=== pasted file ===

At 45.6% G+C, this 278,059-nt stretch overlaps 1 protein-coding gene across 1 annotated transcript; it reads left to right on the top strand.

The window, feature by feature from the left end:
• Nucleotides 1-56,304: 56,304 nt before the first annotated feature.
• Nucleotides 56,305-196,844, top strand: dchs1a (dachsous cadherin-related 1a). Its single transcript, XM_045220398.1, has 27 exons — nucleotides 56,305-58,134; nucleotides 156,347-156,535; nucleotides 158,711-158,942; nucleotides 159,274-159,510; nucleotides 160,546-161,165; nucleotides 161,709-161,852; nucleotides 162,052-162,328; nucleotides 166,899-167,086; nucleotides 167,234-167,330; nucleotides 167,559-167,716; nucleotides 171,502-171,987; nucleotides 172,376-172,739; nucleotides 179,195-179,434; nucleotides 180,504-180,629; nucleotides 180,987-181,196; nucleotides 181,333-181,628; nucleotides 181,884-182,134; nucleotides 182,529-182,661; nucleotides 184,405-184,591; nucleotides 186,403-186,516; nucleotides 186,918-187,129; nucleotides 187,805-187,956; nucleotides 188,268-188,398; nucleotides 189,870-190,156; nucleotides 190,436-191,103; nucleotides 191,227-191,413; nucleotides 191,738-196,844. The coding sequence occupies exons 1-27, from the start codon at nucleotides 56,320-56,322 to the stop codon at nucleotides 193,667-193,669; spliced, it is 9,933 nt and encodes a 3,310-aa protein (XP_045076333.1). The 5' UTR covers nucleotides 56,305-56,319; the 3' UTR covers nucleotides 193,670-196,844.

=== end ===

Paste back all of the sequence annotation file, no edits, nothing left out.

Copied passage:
At 45.6% G+C, this 278,059-nt stretch overlaps 1 protein-coding gene across 1 annotated transcript; it reads left to right on the top strand.

The window, feature by feature from the left end:
• Nucleotides 1-56,304: 56,304 nt before the first annotated feature.
• Nucleotides 56,305-196,844, top strand: dchs1a (dachsous cadherin-related 1a). Its single transcript, XM_045220398.1, has 27 exons — nucleotides 56,305-58,134; nucleotides 156,347-156,535; nucleotides 158,711-158,942; nucleotides 159,274-159,510; nucleotides 160,546-161,165; nucleotides 161,709-161,852; nucleotides 162,052-162,328; nucleotides 166,899-167,086; nucleotides 167,234-167,330; nucleotides 167,559-167,716; nucleotides 171,502-171,987; nucleotides 172,376-172,739; nucleotides 179,195-179,434; nucleotides 180,504-180,629; nucleotides 180,987-181,196; nucleotides 181,333-181,628; nucleotides 181,884-182,134; nucleotides 182,529-182,661; nucleotides 184,405-184,591; nucleotides 186,403-186,516; nucleotides 186,918-187,129; nucleotides 187,805-187,956; nucleotides 188,268-188,398; nucleotides 189,870-190,156; nucleotides 190,436-191,103; nucleotides 191,227-191,413; nucleotides 191,738-196,844. The coding sequence occupies exons 1-27, from the start codon at nucleotides 56,320-56,322 to the stop codon at nucleotides 193,667-193,669; spliced, it is 9,933 nt and encodes a 3,310-aa protein (XP_045076333.1). The 5' UTR covers nucleotides 56,305-56,319; the 3' UTR covers nucleotides 193,670-196,844.